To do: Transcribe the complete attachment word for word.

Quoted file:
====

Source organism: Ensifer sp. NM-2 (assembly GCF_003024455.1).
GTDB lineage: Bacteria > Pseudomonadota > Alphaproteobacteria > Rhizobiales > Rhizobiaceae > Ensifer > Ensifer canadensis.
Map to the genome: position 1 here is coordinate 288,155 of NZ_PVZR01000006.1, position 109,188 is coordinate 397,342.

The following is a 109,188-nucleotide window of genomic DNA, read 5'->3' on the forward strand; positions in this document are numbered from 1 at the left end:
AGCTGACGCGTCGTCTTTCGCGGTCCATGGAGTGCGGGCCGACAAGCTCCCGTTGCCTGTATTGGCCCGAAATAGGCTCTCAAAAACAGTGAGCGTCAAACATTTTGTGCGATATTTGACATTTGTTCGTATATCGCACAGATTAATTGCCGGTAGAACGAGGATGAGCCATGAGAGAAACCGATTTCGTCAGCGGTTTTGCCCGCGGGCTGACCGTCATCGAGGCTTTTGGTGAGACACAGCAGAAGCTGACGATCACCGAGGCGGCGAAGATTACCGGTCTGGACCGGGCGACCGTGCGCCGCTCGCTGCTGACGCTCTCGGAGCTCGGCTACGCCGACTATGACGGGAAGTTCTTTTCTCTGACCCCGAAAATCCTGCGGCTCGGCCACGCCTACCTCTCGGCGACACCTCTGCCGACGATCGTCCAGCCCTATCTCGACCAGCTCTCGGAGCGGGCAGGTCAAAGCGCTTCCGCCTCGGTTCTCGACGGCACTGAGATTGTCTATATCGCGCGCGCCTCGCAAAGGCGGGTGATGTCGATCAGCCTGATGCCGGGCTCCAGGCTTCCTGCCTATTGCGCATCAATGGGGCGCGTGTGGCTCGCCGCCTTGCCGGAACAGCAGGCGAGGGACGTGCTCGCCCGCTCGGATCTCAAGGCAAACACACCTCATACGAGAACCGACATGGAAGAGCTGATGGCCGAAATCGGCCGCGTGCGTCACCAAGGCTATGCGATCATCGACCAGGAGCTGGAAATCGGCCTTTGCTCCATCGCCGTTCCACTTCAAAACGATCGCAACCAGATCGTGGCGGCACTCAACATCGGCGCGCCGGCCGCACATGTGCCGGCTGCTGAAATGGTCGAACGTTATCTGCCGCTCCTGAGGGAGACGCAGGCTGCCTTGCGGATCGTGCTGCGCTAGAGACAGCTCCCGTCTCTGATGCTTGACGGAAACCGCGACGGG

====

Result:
Source organism: Ensifer sp. NM-2 (assembly GCF_003024455.1).
GTDB lineage: Bacteria > Pseudomonadota > Alphaproteobacteria > Rhizobiales > Rhizobiaceae > Ensifer > Ensifer canadensis.
Map to the genome: position 1 here is coordinate 288,155 of NZ_PVZR01000006.1, position 109,188 is coordinate 397,342.

The following is a 109,188-nucleotide window of genomic DNA, read 5'->3' on the forward strand; positions in this document are numbered from 1 at the left end:
AGCTGACGCGTCGTCTTTCGCGGTCCATGGAGTGCGGGCCGACAAGCTCCCGTTGCCTGTATTGGCCCGAAATAGGCTCTCAAAAACAGTGAGCGTCAAACATTTTGTGCGATATTTGACATTTGTTCGTATATCGCACAGATTAATTGCCGGTAGAACGAGGATGAGCCATGAGAGAAACCGATTTCGTCAGCGGTTTTGCCCGCGGGCTGACCGTCATCGAGGCTTTTGGTGAGACACAGCAGAAGCTGACGATCACCGAGGCGGCGAAGATTACCGGTCTGGACCGGGCGACCGTGCGCCGCTCGCTGCTGACGCTCTCGGAGCTCGGCTACGCCGACTATGACGGGAAGTTCTTTTCTCTGACCCCGAAAATCCTGCGGCTCGGCCACGCCTACCTCTCGGCGACACCTCTGCCGACGATCGTCCAGCCCTATCTCGACCAGCTCTCGGAGCGGGCAGGTCAAAGCGCTTCCGCCTCGGTTCTCGACGGCACTGAGATTGTCTATATCGCGCGCGCCTCGCAAAGGCGGGTGATGTCGATCAGCCTGATGCCGGGCTCCAGGCTTCCTGCCTATTGCGCATCAATGGGGCGCGTGTGGCTCGCCGCCTTGCCGGAACAGCAGGCGAGGGACGTGCTCGCCCGCTCGGATCTCAAGGCAAACACACCTCATACGAGAACCGACATGGAAGAGCTGATGGCCGAAATCGGCCGCGTGCGTCACCAAGGCTATGCGATCATCGACCAGGAGCTGGAAATCGGCCTTTGCTCCATCGCCGTTCCACTTCAAAACGATCGCAACCAGATCGTGGCGGCACTCAACATCGGCGCGCCGGCCGCACATGTGCCGGCTGCTGAAATGGTCGAACGTTATCTGCCGCTCCTGAGGGAGACGCAGGCTGCCTTGCGGATCGTGCTGCGCTAGAGACAGCTCCCGTCTCTGATGCTTGACGGAAACCGCGACGGG